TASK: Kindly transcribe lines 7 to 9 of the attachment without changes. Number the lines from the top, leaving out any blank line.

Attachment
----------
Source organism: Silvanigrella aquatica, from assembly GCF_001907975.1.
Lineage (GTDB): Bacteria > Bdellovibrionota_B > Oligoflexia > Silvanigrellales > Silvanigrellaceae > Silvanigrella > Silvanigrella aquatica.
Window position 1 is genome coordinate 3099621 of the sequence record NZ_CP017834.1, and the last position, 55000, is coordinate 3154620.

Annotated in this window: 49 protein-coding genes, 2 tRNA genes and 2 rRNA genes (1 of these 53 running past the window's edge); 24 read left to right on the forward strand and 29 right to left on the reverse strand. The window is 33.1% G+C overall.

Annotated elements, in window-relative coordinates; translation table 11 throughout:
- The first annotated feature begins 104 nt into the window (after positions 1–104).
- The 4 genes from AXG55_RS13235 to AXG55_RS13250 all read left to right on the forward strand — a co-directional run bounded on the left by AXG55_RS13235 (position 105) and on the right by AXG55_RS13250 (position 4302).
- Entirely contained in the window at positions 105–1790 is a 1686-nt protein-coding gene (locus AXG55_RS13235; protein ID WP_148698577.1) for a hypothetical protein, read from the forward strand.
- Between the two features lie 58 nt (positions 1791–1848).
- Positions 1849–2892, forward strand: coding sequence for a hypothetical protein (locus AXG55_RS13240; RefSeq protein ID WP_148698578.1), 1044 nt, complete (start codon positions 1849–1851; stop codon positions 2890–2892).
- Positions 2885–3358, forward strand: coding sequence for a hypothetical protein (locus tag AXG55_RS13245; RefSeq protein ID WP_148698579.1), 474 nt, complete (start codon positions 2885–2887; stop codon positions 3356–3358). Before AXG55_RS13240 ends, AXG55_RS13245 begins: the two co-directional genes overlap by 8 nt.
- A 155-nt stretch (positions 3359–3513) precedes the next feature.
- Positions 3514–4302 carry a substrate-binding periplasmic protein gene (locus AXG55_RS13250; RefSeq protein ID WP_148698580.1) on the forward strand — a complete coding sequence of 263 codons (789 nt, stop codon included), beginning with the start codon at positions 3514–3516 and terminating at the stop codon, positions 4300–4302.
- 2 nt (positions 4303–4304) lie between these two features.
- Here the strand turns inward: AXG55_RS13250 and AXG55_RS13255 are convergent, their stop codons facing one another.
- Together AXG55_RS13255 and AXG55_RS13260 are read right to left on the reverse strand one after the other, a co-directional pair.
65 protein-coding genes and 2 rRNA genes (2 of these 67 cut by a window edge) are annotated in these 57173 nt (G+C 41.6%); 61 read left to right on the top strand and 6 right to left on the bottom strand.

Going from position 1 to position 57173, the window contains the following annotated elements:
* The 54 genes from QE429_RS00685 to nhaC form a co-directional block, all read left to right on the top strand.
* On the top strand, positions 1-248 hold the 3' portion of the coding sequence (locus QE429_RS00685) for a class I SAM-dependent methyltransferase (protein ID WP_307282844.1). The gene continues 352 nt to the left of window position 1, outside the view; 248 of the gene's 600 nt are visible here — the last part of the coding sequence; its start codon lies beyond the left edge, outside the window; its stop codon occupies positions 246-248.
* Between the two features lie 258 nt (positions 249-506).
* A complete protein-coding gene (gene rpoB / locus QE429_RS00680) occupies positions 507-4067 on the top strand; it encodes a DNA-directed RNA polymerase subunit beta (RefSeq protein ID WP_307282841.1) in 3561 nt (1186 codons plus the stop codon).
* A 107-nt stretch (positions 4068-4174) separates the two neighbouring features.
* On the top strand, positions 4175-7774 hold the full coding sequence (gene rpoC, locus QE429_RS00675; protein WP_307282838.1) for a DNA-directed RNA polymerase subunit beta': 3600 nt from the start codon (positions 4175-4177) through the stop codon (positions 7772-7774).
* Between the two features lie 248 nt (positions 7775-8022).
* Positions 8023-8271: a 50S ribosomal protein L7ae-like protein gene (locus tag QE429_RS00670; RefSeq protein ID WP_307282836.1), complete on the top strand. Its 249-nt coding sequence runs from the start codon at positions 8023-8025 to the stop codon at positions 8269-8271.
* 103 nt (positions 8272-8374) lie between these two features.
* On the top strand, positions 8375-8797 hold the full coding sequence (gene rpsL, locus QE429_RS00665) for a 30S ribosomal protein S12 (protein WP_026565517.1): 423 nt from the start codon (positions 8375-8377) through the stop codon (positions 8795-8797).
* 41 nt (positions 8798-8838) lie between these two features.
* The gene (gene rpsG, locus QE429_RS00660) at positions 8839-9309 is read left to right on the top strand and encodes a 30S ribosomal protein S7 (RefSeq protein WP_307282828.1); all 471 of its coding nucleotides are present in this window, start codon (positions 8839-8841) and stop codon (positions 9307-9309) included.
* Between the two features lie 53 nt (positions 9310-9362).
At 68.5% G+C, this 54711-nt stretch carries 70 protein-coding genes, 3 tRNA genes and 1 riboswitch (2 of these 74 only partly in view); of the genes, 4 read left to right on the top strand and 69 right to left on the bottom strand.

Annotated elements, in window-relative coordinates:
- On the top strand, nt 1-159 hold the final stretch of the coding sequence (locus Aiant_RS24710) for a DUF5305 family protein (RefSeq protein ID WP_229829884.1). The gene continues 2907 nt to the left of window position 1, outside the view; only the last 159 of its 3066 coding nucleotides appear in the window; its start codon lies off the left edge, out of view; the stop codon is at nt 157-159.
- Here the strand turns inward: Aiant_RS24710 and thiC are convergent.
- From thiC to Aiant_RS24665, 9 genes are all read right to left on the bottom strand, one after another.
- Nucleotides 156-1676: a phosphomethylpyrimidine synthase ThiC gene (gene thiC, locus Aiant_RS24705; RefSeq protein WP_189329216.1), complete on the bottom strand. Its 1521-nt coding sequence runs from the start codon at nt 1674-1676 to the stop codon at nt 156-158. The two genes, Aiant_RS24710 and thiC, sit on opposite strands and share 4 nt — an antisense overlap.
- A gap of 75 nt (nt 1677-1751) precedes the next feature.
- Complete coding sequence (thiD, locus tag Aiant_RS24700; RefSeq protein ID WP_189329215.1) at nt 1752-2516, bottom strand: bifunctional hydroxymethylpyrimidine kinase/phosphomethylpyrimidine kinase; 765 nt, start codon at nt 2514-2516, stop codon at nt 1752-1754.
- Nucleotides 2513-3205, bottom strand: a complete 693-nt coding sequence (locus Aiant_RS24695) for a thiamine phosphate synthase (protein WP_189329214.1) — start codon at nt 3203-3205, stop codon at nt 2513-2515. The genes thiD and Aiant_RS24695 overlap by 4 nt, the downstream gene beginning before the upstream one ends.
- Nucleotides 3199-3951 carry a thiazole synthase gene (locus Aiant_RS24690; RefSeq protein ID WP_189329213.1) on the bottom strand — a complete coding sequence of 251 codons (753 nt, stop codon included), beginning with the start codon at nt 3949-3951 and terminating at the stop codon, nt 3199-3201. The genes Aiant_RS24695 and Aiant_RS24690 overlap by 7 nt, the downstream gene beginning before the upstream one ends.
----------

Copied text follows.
- The 4 genes from AXG55_RS13235 to AXG55_RS13250 all read left to right on the forward strand — a co-directional run bounded on the left by AXG55_RS13235 (position 105) and on the right by AXG55_RS13250 (position 4302).
- Entirely contained in the window at positions 105–1790 is a 1686-nt protein-coding gene (locus AXG55_RS13235; protein ID WP_148698577.1) for a hypothetical protein, read from the forward strand.
- Between the two features lie 58 nt (positions 1791–1848).